In existing fixed dune complexes, promotion of secondary dune slack formation through blow-outs is the most natural and cost-effective strategy to maintain viable metapopulations of early to mid-successional species. However, achieving just enough wind erosion leading to blow-outs in a fixed dune complex is a challenge. But when no or very few new slacks are formed, overlap in time may be lacking and local extinction might occur as was described by Jones (1998) for several sites at the coast of Wales. Under such conditions, new introductions from population of other islands might be helpful in sustaining the metapopulation.

Our hydrological research on Texel revealed that most dune slacks with Liparis populations were fed by calcareous and anoxic groundwater from rather small hydrological systems. These systems are vulnerable to sea level rise, which leads to a narrower beach plain, shrinking of the groundwater lenses and reducing the discharge of groundwater. Sand nourishment before the water line not only prevents erosion of the beach and dune areas, but may even temporary increase the discharge of groundwater to the newly-formed dune slack, when the groundwater lens of the island is expanding in reaction to sand nourishment.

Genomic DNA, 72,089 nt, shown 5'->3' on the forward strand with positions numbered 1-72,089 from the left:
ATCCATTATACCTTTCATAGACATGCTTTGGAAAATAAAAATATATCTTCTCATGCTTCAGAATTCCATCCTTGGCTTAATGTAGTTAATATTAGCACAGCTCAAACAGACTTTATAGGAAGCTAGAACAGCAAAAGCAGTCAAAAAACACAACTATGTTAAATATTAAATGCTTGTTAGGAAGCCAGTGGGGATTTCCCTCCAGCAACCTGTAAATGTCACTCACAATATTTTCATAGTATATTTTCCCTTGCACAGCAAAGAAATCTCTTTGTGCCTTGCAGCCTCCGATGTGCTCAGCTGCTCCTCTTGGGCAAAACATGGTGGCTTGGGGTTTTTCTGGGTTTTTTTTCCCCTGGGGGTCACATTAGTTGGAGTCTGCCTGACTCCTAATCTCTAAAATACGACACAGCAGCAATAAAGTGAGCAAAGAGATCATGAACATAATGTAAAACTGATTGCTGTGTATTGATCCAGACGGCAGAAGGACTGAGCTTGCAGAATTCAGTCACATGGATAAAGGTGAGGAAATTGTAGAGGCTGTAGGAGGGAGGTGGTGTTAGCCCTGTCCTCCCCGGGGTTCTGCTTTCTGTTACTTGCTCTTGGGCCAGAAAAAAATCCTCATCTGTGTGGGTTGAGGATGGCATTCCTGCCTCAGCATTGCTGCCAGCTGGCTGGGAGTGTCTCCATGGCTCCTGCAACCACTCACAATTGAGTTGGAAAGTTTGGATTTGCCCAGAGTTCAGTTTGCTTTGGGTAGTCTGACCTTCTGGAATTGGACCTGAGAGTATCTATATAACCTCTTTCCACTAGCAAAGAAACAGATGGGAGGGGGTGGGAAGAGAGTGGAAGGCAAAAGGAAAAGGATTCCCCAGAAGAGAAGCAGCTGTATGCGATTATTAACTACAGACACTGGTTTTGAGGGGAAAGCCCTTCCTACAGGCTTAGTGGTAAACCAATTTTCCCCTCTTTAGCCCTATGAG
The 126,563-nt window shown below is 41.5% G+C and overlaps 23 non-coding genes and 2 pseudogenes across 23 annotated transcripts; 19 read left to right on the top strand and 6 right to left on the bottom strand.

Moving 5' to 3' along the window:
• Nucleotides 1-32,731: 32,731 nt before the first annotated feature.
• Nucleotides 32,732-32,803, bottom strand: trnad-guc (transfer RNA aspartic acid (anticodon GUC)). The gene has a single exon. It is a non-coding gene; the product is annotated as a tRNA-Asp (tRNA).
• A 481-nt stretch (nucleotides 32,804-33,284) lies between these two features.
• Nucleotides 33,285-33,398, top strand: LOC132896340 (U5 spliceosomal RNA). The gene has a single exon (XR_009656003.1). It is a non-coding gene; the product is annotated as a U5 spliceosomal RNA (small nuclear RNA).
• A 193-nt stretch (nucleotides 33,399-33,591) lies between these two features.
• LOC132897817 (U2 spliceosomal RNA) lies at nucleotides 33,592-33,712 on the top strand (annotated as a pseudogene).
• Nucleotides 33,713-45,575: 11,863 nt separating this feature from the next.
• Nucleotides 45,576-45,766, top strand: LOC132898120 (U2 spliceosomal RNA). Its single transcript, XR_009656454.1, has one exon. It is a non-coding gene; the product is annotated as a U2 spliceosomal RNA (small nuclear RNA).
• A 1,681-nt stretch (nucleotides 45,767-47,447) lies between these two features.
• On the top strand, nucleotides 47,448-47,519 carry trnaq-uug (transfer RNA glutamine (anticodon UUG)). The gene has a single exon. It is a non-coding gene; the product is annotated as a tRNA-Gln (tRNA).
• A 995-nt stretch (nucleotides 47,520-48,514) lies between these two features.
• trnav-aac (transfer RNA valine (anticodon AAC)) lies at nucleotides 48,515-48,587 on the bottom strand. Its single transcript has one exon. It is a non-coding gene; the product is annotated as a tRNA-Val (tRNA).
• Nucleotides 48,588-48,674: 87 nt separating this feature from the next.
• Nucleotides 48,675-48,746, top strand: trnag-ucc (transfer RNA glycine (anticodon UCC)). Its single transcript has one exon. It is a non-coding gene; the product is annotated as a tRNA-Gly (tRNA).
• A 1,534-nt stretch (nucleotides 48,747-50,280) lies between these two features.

Notes

Acknowledgments

The Dutch knowledge network OBN (survival of Dutch Nature) is acknowledged for financing most of the research presented here (project OBN 2012-33-DK).

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© The Author(s) 2016

Open Access This article is distributed under the terms of the Creative Commons Attribution 4.0 International License (http://creativecommons.org/licenses/by/4.0/), which permits unrestricted use, distribution, and reproduction in any medium, provided you give appropriate credit to the original author(s) and the source, provide a link to the Creative Commons license, and indicate if changes were made.

Authors and Affiliations

  • Ab Grootjans
    • 1
    • 2
    Email author
  • Rohani Shahrudin
    • 3
  • Annelies van de Craats
    • 4
  • Annemieke Kooijman
    • 4
  • Gerard Oostermeijer
    • 4
  • Jörg Petersen
    • 5
  • Donovan Amatirsat
    • 6
  • Chantal Bland
    • 6
  • Pieter Stuyfzand
    • 6
    • 7
  1. 1.Centre for Energy and Environmental StudiesUniversity of GroningenGroningenThe Netherlands
  2. 2.Institute for Wetland and Water researchRadboud University NijmegenNijmegenThe Netherlands
  3. 3.School of Marine and Environmental SciencesUniversiti Malaysia TerengganuKuala TerengganuMalaysia
  4. 4.Institute for Biodiversity and Ecosystem Dynamics (IBED)University of AmsterdamAmsterdamThe Netherlands
  5. 5.Nature-consultHildesheimGermany
  6. 6.VU University AmsterdamAmsterdamThe Netherlands
  7. 7.Kiwa, Water Research (KWR)NieuwegeinThe Netherlands